"Breaking Your Own Heart" - Decent ballad, nearly almost a pseudo-country-esque-ish song. 

Bonus Tracks: 
"Don't You Wanna Stay"(w/Jason Aldean) - I think I heard actually this duet on the radio earlier this year. The guy's voice is too twangy for me, but they sound tolerable together. It's a mostly predictable tune that's probably too country for pop and too pop for county. You can't win.  

"Alone" - Fairly formulaic uptempo song with predictable, repetitive progressions. 

"Don't Be a Girl About It" - Another electropop Katy Perry-type tune in terms of lyrical content and delivery. I'm surprised this didn't replace the "Dumb equals you" song. 

"The Sun Will Rise" (w/Kara DioGuardi) - I feel bad for any other female vocalist that has to appear on the same track as Kelly Clarkson, because Kelly will inevitably sound, well, stronger. The tune's all right but I see how it might not fit on the album proper. Overall though, much of the album sounded like it was obviously different sessions and different writers, so maybe it wouldn't have made a difference.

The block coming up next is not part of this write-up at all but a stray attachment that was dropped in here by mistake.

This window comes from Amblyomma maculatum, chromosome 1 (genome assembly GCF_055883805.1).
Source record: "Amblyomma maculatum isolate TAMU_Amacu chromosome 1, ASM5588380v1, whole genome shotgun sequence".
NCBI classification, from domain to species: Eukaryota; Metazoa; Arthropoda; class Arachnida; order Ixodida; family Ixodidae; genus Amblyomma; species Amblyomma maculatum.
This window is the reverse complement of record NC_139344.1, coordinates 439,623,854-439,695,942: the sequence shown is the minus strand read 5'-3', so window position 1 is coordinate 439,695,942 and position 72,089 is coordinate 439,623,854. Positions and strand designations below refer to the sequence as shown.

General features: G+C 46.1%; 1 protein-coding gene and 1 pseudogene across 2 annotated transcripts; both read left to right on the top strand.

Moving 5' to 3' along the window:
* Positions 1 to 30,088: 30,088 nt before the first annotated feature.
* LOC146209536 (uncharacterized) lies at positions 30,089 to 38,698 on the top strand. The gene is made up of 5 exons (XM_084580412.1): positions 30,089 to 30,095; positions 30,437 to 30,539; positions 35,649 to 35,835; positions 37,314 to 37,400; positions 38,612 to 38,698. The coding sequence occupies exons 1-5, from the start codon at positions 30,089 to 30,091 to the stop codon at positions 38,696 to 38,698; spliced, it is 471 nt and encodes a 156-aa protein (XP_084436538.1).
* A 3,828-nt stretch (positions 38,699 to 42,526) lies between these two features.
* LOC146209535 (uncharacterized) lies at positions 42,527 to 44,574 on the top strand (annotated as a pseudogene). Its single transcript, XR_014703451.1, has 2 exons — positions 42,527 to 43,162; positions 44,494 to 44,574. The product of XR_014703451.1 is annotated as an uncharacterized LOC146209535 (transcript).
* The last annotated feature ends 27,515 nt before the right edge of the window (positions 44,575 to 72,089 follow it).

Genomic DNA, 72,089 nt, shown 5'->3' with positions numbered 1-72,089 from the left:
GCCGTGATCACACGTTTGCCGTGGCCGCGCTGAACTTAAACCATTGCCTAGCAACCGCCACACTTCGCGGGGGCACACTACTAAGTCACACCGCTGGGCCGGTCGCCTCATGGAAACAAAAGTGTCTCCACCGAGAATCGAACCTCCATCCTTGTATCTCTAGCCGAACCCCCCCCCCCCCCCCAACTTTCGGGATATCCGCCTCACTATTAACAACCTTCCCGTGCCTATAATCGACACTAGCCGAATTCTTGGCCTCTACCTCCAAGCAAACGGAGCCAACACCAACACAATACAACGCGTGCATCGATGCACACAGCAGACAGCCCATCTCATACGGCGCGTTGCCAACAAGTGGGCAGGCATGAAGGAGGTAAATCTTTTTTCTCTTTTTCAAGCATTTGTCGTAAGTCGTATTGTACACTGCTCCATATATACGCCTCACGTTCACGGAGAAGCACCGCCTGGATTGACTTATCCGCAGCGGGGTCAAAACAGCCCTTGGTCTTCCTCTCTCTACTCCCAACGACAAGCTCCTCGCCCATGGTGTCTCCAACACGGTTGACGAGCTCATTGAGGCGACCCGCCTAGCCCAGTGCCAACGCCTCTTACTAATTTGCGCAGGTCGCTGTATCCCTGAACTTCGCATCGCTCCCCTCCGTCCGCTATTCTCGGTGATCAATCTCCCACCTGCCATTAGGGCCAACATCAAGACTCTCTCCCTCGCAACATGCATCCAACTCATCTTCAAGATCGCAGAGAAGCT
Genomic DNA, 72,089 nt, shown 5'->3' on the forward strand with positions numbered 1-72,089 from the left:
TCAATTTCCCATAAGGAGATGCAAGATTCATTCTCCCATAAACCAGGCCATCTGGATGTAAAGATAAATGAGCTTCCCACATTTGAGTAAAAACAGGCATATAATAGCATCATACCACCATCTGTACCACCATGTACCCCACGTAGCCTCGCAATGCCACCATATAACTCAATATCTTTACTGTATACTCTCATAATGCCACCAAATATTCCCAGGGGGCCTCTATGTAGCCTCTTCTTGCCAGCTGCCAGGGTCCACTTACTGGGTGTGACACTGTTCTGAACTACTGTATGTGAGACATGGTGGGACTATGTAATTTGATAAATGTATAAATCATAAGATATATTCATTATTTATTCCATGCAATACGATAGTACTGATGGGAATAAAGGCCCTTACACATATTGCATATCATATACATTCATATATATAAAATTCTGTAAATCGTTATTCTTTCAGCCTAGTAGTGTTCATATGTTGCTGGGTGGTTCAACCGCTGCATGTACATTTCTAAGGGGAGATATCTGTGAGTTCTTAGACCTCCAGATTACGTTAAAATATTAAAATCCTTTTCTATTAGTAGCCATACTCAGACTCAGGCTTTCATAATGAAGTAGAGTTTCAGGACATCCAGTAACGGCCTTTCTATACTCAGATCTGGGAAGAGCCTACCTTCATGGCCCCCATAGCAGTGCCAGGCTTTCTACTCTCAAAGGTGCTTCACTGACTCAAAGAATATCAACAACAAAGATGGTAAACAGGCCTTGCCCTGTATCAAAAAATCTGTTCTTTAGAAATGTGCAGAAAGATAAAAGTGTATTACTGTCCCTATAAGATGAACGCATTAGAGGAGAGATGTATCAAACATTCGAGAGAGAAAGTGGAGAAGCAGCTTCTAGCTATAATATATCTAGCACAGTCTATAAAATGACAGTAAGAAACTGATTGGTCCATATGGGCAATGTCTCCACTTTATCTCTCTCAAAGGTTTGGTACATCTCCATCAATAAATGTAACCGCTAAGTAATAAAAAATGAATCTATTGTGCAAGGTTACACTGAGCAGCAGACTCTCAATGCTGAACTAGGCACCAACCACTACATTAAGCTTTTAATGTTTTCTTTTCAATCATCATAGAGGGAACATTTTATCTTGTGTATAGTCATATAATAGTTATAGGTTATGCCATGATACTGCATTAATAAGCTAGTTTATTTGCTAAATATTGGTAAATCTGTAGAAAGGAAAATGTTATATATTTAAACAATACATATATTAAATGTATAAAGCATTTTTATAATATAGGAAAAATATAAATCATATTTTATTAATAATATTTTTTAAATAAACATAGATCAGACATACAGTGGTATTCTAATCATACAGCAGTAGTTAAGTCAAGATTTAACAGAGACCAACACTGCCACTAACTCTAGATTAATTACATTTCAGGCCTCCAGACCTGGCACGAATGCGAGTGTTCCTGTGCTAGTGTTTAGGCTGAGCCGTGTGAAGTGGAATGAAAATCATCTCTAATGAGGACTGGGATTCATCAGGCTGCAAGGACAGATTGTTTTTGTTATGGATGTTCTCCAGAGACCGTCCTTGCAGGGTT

There's an fifth bonus track called "Why Don't You Try" if you get the deluxe version on iTunes (same price as Amazon) but I've only heard the live version. It's got shitloads of high notes and good singing.

I guess I'm here reaching the same non-conclusion as with my wrap-up of the last album--I don't know what to think. I'll probably stick to listening to my favorites and not giving the others too many chances, which is what I've done with her past albums. I'm not sure how this will do. It doesn't break much ground for the world of music or radio, but there are some decent tunes that will probably grown on me with repeated listens. I could see "You Can't Win" being a moderately successful single. Maybe one of the "Since U Been Gone"-types could hit radio too, but I doubt that any of the songs on the album will reach that popularity.